Complaints, Lawyer Discipline and Public Hearings

Summary of Decision of the Review Board


SUMIT AHUJA

Langley, BC

Called to the bar: April 15, 2011

Review date: March 12, 2020

Review board: Michael F. Welsh, QC, Chair, John Lane, Geoffrey McDonald, Nina Purewal and John D. Waddell, QC

Decision issued: June 26, 2020 (2020 LSBC 31)

Counsel: William B. Smart, QC and Trevor Bant for the Law Society; Henry C. Wood, QC for Sumit Ahuja

BACKGROUND

A hearing panel concluded that Sumit Ahuja committed 10 instances of professional misconduct. Ahuja admitted to professional misconduct on all 10 instances, including four instances of failing to deposit funds received from a client into a trust account. In all four of those instances, Ahuja used some of the funds for personal expenses.

The panel accepted expert evidence that Ahuja’s behaviour and decision-making processes were affected by his active addiction. While the panel found that the use of trust funds for personal expenses constituted serious professional misconduct, it characterized that misconduct as “conversion of client funds to his personal use while in active addiction.” While it accepted that the taking of funds met the test for “misappropriation”, the panel decided that that term should be avoided, given the addiction issues (hearing decision: 2019 LSBC 31).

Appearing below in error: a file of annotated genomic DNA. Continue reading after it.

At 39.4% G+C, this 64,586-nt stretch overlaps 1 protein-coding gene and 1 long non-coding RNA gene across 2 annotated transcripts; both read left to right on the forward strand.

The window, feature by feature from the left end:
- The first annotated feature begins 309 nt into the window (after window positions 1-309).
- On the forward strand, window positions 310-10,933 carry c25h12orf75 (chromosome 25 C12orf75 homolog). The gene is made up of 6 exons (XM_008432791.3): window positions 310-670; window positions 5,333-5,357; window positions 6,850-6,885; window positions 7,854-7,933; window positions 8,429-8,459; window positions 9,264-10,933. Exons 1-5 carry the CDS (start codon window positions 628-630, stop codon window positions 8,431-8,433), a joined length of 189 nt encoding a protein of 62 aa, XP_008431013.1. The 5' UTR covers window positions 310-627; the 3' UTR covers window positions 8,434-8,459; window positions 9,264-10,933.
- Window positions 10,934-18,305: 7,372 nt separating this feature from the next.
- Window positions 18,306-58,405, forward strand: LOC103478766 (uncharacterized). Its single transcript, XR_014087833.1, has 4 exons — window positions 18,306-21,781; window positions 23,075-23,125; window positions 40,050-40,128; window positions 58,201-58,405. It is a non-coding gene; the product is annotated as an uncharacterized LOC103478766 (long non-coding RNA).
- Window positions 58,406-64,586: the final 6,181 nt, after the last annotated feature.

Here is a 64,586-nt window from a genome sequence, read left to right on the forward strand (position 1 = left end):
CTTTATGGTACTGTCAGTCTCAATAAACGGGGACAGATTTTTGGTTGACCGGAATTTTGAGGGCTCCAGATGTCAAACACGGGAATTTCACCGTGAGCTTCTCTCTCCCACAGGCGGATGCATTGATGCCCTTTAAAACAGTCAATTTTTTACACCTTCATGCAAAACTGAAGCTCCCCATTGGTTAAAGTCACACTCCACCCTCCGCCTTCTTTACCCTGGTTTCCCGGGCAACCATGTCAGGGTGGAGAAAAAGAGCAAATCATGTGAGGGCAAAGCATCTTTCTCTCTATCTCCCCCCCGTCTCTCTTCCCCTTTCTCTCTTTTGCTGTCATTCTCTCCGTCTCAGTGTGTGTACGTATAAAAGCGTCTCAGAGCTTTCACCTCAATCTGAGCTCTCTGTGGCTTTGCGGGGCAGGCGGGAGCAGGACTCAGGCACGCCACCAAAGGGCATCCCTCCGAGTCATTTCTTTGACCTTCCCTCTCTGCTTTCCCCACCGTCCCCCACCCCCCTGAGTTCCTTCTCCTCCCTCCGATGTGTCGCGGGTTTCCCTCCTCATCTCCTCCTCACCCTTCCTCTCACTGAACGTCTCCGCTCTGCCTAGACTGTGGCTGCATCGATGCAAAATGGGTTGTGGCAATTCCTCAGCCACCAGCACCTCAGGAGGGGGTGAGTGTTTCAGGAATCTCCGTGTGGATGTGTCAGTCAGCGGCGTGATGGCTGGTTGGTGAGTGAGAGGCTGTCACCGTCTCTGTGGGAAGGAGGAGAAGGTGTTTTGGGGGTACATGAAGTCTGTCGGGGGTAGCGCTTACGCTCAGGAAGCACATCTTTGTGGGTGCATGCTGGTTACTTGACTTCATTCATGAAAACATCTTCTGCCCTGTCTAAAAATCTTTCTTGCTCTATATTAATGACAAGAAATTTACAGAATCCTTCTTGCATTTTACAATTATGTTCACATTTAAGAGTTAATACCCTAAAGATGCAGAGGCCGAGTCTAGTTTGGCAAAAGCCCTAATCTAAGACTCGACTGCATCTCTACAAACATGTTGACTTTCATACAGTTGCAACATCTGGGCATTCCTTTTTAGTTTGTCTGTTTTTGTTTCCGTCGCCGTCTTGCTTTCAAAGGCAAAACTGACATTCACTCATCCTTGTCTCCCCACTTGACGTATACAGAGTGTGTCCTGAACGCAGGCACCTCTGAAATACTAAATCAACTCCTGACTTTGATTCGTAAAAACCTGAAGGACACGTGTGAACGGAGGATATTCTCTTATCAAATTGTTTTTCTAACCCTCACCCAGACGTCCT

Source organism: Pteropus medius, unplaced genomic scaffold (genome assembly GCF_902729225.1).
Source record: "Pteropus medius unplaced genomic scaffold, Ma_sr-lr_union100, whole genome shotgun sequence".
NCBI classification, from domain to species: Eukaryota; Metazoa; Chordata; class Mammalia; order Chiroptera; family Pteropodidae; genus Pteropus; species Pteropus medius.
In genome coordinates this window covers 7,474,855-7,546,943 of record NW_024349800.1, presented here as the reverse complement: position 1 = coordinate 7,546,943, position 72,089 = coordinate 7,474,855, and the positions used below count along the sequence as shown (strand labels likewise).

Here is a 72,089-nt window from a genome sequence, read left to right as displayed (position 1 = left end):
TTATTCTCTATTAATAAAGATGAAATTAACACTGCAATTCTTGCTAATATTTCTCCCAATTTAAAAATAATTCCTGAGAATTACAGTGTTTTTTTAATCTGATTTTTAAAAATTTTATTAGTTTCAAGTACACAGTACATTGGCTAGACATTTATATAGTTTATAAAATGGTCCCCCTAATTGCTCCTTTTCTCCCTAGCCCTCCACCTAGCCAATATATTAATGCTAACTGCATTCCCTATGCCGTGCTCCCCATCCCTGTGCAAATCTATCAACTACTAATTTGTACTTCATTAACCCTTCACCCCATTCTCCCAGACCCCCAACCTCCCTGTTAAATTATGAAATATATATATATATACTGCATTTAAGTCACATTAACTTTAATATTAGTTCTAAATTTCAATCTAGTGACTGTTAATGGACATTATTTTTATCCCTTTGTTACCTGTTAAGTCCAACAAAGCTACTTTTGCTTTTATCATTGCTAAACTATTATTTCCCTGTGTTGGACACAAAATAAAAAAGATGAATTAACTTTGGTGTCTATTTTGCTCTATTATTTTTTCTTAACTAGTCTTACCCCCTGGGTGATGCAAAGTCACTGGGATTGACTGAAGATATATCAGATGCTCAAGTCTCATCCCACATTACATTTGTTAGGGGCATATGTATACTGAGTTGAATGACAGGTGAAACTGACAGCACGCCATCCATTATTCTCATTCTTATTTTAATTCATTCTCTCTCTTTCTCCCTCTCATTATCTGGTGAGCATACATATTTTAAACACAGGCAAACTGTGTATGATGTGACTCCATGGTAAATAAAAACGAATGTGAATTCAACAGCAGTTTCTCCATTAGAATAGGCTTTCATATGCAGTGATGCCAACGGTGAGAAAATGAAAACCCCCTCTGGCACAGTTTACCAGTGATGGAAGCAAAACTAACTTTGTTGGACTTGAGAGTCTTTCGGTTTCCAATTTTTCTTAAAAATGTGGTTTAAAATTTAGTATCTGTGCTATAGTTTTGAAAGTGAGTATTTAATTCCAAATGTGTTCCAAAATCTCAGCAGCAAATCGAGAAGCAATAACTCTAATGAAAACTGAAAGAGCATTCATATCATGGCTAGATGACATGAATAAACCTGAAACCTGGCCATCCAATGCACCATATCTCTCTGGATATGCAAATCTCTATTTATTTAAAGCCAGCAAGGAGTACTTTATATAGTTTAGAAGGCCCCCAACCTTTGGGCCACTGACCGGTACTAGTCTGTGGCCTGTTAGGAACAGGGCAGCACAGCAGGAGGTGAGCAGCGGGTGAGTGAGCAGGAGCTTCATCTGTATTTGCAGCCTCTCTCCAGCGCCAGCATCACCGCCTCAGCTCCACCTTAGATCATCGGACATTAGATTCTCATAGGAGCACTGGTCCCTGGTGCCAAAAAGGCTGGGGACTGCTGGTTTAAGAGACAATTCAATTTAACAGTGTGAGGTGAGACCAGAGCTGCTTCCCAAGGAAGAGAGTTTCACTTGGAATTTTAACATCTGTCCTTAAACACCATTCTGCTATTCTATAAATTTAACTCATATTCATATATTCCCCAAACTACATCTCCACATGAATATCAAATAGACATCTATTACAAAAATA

The Law Society sought a review of those four findings based on the panel’s characterization of the professional misconduct, submitting that the hearing panel made an error of law by declining to characterize the misconduct as “misappropriation.” It did not seek to review the findings of professional misconduct themselves or the facts that underlay them.

DECISION OF THE REVIEW BOARD

The review board considered whether it had jurisdiction to review the term by which professional misconduct is characterized or was limited to review a finding of professional misconduct.  The review board concluded that it had that jurisdiction and further found that whether or not to apply the term “misappropriation” is a question of law that is reviewable for correctness.

The review board found that the hearing panel committed a legal error in re-classifying the misconduct to avoid calling it “misappropriation” and that the correct characterization of Ahuja’s actions is misappropriation. It accepted the factual findings of the hearing panel that Ahuja took funds for his personal use while in active addition, and noted that this would be a factor to be considered at the disciplinary action phase of the hearing.

2020 LSBC 31 Decision of the Review Board